How to Use

L-theanine supplements are available in both capsule and powder forms. A single cup (200 ml) of tea can contain 5 to 85 mg of L-theanine depending on the type, quality, and preparation of tea. Clinical trials examining the effects of L-theanine on cognitive function have used doses ranging from 12–250 mg/day, with the majority of studies using 200 mg/day [2][15][16].

Learn More

An analysis of commercially available products labeled as L-theanine.

United States Pharmacopeial Convention (USP) and FDA Information on Dietary Supplements offer information on the quality of specific supplements and can assist in finding a trusted brand.


  1. Park SK, Jung IC, Lee WK et al. (2011) A combination of green tea extract and l-theanine improves memory and attention in subjects with mild cognitive impairment: a double-blind placebo-controlled study. J Med Food 14, 334-343.
  2. Camfield DA, Stough C, Farrimond J et al. (2014) Acute effects of tea constituents L-theanine, caffeine, and epigallocatechin gallate on cognitive function and mood: a systematic review and meta-analysis. Nutr Rev 72, 507-522.
  3. Owen GN, Parnell H, De Bruin EA et al. (2008) The combined effects of L-theanine and caffeine on cognitive performance and mood. Nutr Neurosci 11, 193-198.
  4. Kelly SP, Gomez-Ramirez M, Montesi JL et al. (2008) L-theanine and caffeine in combination affect human cognition as evidenced by oscillatory alpha-band activity and attention task performance. J Nutr 138, 1572S-1577S.
  5. Dodd FL, Kennedy DO, Riby LM et al. (2015) A double-blind, placebo-controlled study evaluating the effects of caffeine and L-theanine both alone and in combination on cerebral blood flow, cognition and mood. Psychopharmacology (Berl) 232, 2563-2576.
  6. Kim TI, Lee YK, Park SG et al. (2009) l-Theanine, an amino acid in green tea, attenuates beta-amyloid-induced cognitive dysfunction and neurotoxicity: reduction in oxidative damage and inactivation of ERK/p38 kinase and NF-kappaB pathways. Free Radic Biol Med 47, 1601-1610.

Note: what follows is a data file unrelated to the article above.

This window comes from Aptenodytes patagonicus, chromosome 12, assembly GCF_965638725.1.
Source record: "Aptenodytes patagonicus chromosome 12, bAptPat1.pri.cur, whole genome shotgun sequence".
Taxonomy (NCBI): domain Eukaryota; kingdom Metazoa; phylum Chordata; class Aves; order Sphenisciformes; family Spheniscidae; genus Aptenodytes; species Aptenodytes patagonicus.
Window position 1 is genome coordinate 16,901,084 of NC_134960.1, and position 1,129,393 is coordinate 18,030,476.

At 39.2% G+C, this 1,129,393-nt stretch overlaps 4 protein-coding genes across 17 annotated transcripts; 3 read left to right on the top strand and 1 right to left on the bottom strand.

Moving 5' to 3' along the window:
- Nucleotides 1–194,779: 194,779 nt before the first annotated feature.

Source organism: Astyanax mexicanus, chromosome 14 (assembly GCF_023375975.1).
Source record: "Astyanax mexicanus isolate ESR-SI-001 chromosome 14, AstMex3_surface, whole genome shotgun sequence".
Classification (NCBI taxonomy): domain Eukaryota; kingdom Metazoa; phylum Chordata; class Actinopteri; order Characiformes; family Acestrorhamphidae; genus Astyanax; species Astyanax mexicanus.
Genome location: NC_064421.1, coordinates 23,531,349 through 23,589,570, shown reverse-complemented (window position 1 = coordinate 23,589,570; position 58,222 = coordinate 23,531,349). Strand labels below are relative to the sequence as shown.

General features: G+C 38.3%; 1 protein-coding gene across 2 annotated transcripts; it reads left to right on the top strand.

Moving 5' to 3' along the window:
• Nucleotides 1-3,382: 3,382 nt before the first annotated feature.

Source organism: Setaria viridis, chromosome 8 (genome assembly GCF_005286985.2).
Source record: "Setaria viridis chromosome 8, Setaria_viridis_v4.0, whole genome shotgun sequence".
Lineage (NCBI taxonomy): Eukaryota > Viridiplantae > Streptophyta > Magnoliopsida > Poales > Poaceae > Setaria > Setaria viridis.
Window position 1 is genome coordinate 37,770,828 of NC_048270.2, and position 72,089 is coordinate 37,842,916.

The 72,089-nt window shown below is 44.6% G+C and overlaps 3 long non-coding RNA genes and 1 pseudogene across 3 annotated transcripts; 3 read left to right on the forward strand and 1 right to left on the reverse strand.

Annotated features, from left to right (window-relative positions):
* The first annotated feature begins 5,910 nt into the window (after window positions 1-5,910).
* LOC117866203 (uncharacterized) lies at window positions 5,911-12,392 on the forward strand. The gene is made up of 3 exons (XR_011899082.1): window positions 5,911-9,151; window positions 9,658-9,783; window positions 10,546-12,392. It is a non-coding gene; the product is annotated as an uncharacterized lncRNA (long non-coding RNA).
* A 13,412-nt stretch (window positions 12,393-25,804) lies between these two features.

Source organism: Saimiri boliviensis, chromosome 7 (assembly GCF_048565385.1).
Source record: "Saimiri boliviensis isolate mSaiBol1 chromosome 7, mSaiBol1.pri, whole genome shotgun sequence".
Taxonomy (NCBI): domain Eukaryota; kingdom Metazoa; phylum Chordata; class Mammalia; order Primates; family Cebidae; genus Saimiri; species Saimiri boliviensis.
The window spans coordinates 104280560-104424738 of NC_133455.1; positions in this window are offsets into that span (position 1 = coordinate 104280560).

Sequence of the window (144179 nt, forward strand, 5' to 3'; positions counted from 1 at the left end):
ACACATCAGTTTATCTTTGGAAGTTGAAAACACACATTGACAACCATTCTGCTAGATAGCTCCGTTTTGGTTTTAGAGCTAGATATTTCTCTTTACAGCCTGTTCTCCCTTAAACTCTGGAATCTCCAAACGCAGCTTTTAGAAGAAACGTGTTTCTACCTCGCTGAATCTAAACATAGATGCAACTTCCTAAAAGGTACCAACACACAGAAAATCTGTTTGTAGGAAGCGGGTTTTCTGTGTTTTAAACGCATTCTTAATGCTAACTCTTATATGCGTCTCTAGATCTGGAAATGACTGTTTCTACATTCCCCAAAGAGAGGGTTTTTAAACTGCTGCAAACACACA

7. Nishida K, Yasuda E, Nagasawa K et al. (2008) Altered levels of oxidation and phospholipase C isozyme expression in the brains of theanine-administered rats. Biol Pharm Bull 31, 857-860.
  8. Cho HS, Kim S, Lee SY et al. (2008) Protective effect of the green tea component, L-theanine on environmental toxins-induced neuronal cell death. Neurotoxicology 29, 656-662.
  9. Hartley L, Flowers N, Holmes J et al. (2013) Green and black tea for the primary prevention of cardiovascular disease. Cochrane Database Syst Rev, CD009934.
  10. Jurgens TM, Whelan AM, Killian L et al. (2012) Green tea for weight loss and weight maintenance in overweight or obese adults. Cochrane Database Syst Rev 12, CD008650.
  11. Lyon MR, Kapoor MP, Juneja LR (2011) The effects of L-theanine (Suntheanine(R)) on objective sleep quality in boys with attention deficit hyperactivity disorder (ADHD): a randomized, double-blind, placebo-controlled clinical trial. Altern Med Rev 16, 348-354.
  12. Rogers PJ, Smith JE, Heatherley SV et al. (2008) Time for tea: mood, blood pressure and cognitive performance effects of caffeine and theanine administered alone and together. Psychopharmacology (Berl) 195, 569-577.
  13. Yoto A, Motoki M, Murao S et al. (2012) Effects of L-theanine or caffeine intake on changes in blood pressure under physical and psychological stresses. J Physiol Anthropol 31, 28.
  14. Siamwala JH, Dias PM, Majumder S et al. (2013) L-theanine promotes nitric oxide production in endothelial cells through eNOS phosphorylation. J Nutr Biochem 24, 595-605.
  15. Kahathuduwa CN, Dassanayake TL, Amarakoon AM et al. (2016) Acute effects of theanine, caffeine and theanine-caffeine combination on attention. Nutr Neurosci.
  16. White DJ, de Klerk S, Woods W et al. (2016) Anti-Stress, Behavioural and Magnetoencephalography Effects of an L-Theanine-Based Nutrient Drink: A Randomised, Double-Blind, Placebo-Controlled, Crossover Trial. Nutrients 8.